--Clyde Russell is a Reuters columnist. The views expressed are his own.--
By Clyde Russell
LAUNCESTON, Australia, April 14 (Reuters) - “Unloved” was a word that popped up several times in relation to BHP Billiton’s mooted plans to spin-off its non-core aluminium, nickel and manganese businesses.
It’s worth looking at the language used to describe and frame corporate plans as this is more often revealing that the bland statements companies tend to issue.
BHP Billiton didn’t use the word “unloved” itself, that was the description applied by news outlets, among them Reuters, the Sydney Morning Herald and the Wall Street Journal.
What BHP Chief Executive Andrew Mackenzie did say was the world’s largest mining company was looking at a range of options in the “next phase of simplification,” but would only pursue those that enhanced shareholder value.
BHP has identified four key pillars of its business - iron ore, copper, coal and petroleum - with potash a potential fifth.
This leaves the so-called unloved assets as aluminium, alumina, bauxite, nickel and manganese.
These businesses could be spun out of BHP into a separate entity, just as the company did with its Australian steel assets more than a decade ago, according to news reports.
The theory would appear to be that this would allow BHP to focus on the large profit generators while cutting loose assets that act as a drag on the balance sheet and share price.
BHP’s Australian-listed shares have fallen almost 1 percent since the start of the year to the close of A$37.62 ($35.36) on April 11.
Meanwhile, the S&P GSCI index of commodities, a good proxy for BHP as it contains both energy and minerals, has gained 3.2 percent so far this year.
If you go back to the middle of 2012, around the time BHP changed direction by committing to curtailing capital spending and return more to shareholders, the picture is different.
Since the 2012 low reached on July 18, BHP shares have gained 24.6 percent while the S&P GSCI has managed 16.7 percent since its 2012 low, reached on June 21.
But BHP has significantly underperformed more general equities, with the Australian benchmark ASX 200 index gaining 36 percent since its 2012 low, reached in June of that year.
What these comparisons show is that there is still pressure on Mackenzie to deliver more shareholder value, hence the speculation that the underperforming assets will be sold or spun off.
Using the latest BHP financials for the six months ended December, aluminium has earnings before interest, taxes, depreciation and amortisation (EBITDA) of $234 million, manganese $293 million and nickel a loss of $51 million.
Total group EBITDA was $17.06 billion, which shows that the so-called unloved businesses are small fry in the greater scheme of things, contributing only 2.8 percent of EBITDA.
That said, if they are spun out of BHP, the new business could be worth as much as $20 billion, equivalent to about 11 percent of the company’s current market cap of about $181.4 billion.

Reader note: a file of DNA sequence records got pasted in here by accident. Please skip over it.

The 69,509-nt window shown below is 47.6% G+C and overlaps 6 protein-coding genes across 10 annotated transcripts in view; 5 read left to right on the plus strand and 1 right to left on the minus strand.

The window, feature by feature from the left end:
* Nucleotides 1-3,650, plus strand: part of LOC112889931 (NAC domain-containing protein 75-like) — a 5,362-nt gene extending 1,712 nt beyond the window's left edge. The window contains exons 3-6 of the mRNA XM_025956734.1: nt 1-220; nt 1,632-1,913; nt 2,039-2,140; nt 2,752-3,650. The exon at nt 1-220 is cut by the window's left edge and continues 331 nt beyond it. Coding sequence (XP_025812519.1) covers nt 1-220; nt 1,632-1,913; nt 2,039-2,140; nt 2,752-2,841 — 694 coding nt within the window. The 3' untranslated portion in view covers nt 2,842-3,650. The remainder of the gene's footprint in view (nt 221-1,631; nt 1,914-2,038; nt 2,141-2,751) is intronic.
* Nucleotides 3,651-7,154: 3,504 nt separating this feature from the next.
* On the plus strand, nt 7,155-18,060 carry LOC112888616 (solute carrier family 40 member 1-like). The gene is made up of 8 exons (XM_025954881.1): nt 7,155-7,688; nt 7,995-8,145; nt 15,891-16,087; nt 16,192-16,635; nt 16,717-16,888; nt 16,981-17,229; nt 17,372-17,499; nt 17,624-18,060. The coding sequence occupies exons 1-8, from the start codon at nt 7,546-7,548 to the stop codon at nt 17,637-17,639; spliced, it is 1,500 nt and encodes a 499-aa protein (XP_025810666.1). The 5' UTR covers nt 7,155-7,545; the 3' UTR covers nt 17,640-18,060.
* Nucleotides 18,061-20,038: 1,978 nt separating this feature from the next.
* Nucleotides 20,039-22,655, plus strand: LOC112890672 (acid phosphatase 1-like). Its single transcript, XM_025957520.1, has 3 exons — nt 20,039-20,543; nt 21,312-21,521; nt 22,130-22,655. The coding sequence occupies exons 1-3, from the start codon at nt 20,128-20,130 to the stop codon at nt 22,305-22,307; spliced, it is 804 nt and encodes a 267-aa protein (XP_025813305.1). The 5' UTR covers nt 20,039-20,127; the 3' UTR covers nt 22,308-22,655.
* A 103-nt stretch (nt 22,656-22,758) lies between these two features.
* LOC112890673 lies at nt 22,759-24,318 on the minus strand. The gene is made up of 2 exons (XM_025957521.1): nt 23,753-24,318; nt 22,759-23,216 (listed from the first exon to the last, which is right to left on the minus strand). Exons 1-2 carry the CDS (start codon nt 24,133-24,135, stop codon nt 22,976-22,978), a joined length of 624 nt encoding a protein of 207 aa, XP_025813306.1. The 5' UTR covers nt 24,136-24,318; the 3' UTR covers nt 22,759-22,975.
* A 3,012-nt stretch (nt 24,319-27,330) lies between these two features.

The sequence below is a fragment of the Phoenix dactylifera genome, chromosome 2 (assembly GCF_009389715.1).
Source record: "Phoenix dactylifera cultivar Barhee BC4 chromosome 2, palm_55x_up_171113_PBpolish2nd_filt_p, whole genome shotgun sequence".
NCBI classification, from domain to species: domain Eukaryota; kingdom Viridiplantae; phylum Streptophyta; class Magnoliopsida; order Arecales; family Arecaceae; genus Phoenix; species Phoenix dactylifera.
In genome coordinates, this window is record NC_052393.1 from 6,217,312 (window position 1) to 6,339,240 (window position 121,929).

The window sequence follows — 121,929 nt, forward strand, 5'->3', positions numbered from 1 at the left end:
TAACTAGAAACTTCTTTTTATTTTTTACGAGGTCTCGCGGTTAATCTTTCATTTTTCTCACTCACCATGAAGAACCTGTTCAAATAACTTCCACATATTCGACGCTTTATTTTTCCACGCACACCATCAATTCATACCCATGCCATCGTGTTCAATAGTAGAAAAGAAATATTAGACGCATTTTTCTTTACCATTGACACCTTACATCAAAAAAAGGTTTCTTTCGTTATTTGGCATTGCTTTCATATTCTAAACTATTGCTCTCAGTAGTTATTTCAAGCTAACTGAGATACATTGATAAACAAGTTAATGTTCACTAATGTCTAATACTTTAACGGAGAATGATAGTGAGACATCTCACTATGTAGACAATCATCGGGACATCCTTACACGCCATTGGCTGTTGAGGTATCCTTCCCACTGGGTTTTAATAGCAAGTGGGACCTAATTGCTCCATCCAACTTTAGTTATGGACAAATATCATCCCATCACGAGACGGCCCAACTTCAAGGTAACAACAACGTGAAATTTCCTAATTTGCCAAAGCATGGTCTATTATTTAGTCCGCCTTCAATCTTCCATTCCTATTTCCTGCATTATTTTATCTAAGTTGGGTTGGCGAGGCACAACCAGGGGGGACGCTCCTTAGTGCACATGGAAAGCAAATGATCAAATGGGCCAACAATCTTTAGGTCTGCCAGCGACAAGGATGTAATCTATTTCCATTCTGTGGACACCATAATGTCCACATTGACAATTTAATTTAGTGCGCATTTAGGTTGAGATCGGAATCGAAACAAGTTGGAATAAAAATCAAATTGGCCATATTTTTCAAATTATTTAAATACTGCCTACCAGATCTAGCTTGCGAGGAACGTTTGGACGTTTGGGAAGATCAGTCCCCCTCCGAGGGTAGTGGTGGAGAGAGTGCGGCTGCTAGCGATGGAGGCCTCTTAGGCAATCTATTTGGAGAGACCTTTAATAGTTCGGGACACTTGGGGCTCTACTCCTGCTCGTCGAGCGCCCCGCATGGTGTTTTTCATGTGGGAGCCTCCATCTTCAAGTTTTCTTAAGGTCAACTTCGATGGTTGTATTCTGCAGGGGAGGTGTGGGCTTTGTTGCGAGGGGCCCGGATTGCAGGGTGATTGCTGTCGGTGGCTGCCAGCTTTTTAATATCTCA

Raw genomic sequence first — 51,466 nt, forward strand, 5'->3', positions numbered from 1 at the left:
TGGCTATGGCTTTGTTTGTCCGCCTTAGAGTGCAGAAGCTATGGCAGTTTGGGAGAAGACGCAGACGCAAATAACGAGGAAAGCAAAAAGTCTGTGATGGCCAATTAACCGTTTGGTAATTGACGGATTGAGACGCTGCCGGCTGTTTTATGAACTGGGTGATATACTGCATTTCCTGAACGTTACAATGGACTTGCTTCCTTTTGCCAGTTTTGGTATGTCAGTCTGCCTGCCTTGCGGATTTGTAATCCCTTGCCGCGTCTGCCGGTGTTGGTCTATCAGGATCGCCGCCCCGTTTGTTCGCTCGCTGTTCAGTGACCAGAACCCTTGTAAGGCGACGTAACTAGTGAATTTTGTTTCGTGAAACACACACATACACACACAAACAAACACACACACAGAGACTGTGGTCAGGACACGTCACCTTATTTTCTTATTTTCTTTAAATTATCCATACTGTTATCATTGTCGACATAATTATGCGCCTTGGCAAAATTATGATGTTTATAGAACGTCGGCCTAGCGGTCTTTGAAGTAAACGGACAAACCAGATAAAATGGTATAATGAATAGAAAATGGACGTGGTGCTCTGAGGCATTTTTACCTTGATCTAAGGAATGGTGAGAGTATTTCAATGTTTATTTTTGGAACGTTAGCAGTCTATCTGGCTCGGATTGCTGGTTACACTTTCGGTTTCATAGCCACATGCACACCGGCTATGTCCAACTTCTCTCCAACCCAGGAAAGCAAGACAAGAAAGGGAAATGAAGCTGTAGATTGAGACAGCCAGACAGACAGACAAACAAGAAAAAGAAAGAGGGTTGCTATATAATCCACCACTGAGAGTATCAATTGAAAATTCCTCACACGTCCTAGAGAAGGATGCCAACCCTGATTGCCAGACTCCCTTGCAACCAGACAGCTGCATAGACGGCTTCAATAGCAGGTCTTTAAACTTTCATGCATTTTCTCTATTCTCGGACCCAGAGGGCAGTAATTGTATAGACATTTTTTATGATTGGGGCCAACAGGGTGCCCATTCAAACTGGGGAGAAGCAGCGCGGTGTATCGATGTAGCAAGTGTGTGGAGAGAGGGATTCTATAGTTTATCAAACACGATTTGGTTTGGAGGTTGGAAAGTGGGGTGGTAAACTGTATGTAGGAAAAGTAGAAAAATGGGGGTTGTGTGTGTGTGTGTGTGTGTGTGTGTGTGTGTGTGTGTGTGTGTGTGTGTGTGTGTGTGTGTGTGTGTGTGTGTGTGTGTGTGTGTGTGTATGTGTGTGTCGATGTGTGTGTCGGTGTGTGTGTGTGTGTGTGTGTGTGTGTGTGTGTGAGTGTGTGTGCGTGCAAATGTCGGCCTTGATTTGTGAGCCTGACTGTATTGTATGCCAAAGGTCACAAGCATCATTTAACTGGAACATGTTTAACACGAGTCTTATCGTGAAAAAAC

This is why the equity market has given a thumbs up to the reports that a spin-off of non-core assets is being considered by BHP.
The advantages seem obvious to BHP, and even the new company may be able to benefit from having a dedicated management team, presumably to “love” the assets and invest in improving their returns.
However, spinning off the underperforming assets does reduce BHP’s status as diversified miner and makes it all the more reliant on its big four commodities.
While BHP has had success in cutting costs and extracting value from its existing assets, there are probably just as many question marks over the outlook for the big four as there are for the commodities produced by the unloved assets.
Iron ore is biased downwards as Chinese demand growth slows and new supply comes closer to hitting the market.
Coking coal also suffers from a softer outlook for steel-making and thermal coal markets remain globally in surplus, with any rally likely to be choked off as U.S. exports will ramp up with higher prices.
Copper is also hampered by the question marks surrounding Chinese growth, as well as the potential for increasing mine supply.
Even crude oil may struggle to rally, given increasing supply from the Middle East and the United States and muted demand growth.
In contrast, the nickel market is benefiting from the ban on ore exports from Indonesia, with London prices up 25 percent so far this year.
The outlook for manganese is perhaps not so bright given its primary use is in steel-making, but BHP’s Groote Eylandt mine in Australia is ranked as one of the top producers and may enjoy cost advantages over competitors.
Aluminium is still in global oversupply, but BHP’s South African smelters are likely to be on the lower side of the cost scale, and the bauxite and alumina operations in Australia may also get a leg up from Indonesia’s ban on exporting unprocessed ores.
The unloved assets just may have a better medium- to long-term outlook than BHP’s core assets. Perhaps giving them some attention would be a better idea than hiving them off at a time when commodity assets are going cheap.
Disclosure: At the time of publication Clyde Russell owned shares in BHP Billiton as an investor in a fund.
Editing by Ed Davies